The world has seemingly screeched to a halt since the coronavirus outbreak began. But the football world refuses to quit. The NFL went right ahead with free agency and will do the same for the draft as well. Here is what to expect from the draft itself, and of course from the Patriots as well.
How the Draft will look
For starters, the draft is going to look significantly different than usual. The public presentation will not occur. Instead, the league is going to create a virtual experience with the help of EA Sports. It will basically consist of each drafted prospect walking across the stage, with the avatar then interacting with Goodell in the way each prospect asked EA to do.
Additionally, each prospect will choose a high school program to receive a $2,500 grant for its football program, with the league having money to spend now that it won’t be used on live festivities. The draft will be held April 23 to 25, and the Patriots will be looking to strengthen a weaker than usual roster.
The Patriots’ needs can be broken down into three categories: what they desperately need, what they certainly could use, and where they need to get younger. With 12 picks in the draft, the Patriots certainly have enough picks to get it done.
The Patriots desperately need a good tight end, a pair of outside linebackers, and a kicker. Gronk has yet to be replaced, and it was clear last year how much the absence of a good tight end impacts the Patriots offense. As for the linebackers, they lost two of their starters in free agency, as Kyle Van Noy and Jamie Collins signed large contracts with former Patriots coaches. Following the release of Stephen Gostkowski, they now also look to draft the next Vinatieri once again.
The Patriots certainly could use another potential starting QB, as Stidham is still a big question mark. The defensive line could also use a good boost, whether it’s at tackle or end, as it would secure the position in case they lose a couple of starters in free agency next year. They also may want to look into the safety position, as Chung was seemingly the weakest point on the defense last year.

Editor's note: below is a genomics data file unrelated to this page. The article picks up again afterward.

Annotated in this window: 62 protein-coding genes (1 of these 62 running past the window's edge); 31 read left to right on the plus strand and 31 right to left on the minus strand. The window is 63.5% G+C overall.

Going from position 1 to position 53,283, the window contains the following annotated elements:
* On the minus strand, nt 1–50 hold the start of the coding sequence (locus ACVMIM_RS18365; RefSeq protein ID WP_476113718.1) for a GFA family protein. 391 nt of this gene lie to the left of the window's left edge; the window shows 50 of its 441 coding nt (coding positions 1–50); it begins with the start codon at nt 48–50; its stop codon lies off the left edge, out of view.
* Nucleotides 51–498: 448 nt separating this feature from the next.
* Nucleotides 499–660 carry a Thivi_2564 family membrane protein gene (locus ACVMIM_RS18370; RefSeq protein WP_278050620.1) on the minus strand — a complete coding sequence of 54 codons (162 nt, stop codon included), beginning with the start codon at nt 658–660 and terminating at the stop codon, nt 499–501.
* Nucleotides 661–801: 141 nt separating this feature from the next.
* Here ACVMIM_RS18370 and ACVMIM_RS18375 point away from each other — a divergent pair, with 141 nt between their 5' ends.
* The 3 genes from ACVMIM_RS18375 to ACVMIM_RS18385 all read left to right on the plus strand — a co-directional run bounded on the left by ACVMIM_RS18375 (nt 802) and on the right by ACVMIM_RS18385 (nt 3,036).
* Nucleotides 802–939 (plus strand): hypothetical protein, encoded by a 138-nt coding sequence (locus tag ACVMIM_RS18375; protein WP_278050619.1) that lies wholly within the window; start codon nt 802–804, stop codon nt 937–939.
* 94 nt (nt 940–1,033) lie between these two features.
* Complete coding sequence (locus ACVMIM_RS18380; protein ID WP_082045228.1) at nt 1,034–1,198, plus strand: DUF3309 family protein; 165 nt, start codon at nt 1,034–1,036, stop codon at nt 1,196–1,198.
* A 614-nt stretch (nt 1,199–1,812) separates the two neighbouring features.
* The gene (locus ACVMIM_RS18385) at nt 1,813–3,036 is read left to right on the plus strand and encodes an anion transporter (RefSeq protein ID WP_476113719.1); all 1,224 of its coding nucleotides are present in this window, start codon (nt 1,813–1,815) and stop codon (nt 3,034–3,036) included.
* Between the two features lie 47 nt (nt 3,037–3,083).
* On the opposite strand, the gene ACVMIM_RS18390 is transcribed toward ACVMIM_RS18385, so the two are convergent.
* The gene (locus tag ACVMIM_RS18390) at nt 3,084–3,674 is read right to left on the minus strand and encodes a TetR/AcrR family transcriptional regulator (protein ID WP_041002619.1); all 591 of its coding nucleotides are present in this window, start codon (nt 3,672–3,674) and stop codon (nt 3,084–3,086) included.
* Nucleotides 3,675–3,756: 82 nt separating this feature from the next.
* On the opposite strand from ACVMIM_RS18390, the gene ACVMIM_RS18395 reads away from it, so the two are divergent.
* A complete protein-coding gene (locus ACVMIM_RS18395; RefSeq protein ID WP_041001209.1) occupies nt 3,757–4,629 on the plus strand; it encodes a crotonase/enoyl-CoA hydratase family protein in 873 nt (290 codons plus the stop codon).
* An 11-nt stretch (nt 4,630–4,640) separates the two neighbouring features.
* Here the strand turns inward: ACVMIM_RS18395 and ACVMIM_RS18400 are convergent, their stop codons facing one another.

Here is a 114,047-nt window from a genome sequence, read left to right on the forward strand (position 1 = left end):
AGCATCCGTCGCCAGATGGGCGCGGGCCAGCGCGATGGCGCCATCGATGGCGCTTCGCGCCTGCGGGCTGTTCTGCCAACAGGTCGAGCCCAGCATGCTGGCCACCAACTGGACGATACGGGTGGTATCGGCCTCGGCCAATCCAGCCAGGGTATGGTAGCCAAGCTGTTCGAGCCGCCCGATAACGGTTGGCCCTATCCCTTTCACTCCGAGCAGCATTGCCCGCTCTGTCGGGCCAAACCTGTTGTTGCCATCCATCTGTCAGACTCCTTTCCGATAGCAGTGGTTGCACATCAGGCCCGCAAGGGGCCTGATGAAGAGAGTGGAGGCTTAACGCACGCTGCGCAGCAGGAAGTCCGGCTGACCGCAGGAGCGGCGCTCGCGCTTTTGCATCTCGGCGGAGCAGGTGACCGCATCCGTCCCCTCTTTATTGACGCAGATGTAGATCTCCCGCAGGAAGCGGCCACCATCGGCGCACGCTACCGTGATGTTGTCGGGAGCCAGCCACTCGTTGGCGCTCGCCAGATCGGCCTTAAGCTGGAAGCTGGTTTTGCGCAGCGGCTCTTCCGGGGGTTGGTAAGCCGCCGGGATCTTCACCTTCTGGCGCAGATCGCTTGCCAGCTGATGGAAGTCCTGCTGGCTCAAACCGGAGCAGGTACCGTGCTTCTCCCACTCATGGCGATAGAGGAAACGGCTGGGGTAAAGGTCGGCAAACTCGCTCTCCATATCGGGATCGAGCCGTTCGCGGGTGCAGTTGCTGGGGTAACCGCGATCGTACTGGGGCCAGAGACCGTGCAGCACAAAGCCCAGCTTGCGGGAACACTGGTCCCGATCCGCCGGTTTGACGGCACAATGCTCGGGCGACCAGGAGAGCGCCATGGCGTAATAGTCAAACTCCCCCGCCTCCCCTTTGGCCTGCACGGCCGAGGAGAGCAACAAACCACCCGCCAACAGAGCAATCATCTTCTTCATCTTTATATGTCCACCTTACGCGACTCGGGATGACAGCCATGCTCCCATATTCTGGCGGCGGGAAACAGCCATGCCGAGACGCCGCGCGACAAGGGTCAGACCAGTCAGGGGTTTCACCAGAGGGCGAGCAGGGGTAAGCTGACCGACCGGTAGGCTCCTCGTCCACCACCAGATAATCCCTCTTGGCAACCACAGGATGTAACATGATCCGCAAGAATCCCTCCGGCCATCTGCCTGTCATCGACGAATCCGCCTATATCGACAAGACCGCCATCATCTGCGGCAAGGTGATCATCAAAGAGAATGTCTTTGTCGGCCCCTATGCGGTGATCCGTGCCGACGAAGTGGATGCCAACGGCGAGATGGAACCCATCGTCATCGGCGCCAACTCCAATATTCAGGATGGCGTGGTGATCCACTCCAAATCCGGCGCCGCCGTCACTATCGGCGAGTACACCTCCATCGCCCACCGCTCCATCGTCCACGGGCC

Lastly, as for where they need to get younger/prepare for eventual declines in production, I think the offensive tackle and safety positions would be smart choices. Isaiah Wynn looked much more comfortable by seasons’ end, and should become a key piece of the line next year. But Marcus Cannon has slowly been declining since 2016, and could possibly become a weak point in an otherwise strong line next year.
Devin McCourty is not declining like Cannon, but he is starting to get up there in age at a position that doesn’t favor the old. It’s better to draft potential replacements now than have to scurry around looking for it when it’s too late.
How This Could Look
I see Belichick prioritizing the linebacker position, and that is where they will look to with their first-round pick. The most likely option is Kenneth Murray, who is ranked the 25th prospect in the draft, and would replace a lot of what Van Noy was. Patrick Queen or Zack Baun are also options, and are likely if the Patriots decide to trade down in the draft.
Their next three picks are all in the third round. The Patriots have probably will then target the offense more, going with a tight end, quarterback, and maybe a safety. Adam Trautman, Cole Kmet, and Harrison Bryant should all be available in the third round. Kmet could be taken in the second, but if he falls to New England they should snap him up. His size is nearly identical to Gronk’s, and he has the potential to be just as impactful despite some blocking struggles.
Jacob Eason and/or Jake Fromm would be available with their next third-rounder, and Eason would be the likely choice. To me he is very reminiscent of a young Brady. He has the size, arm talent, aggressiveness, and accuracy, but does struggle with pressure and his athleticism. He would fit pretty comfortably in the current Patriots system. Julian Blackmon would be a good safety choice with their last third-rounder. He’s a hard hitter who reads the pass perfectly and looks a lot like how McCourty did in college.
To sum up the later picks, we should see an offensive lineman in the fourth round, a kicker, defensive end, linebacker, and another safety in the sixth, and a defensive tackle in the seventh. The last two seventh rounders will either be best available or traded away.
I don’t expect all of these choices to be correct, as I would be lucky if any are. But this is a model of how the Patriots will go about the draft. Belichick will look to ensure the defense is strong next year, and only then go after a couple of offensive steals, before finally looking to uncover more late-round offensive and defensive line talent. If there is one thing that is always certain, Belichick will not waste a pick if he doesn’t see any talent available.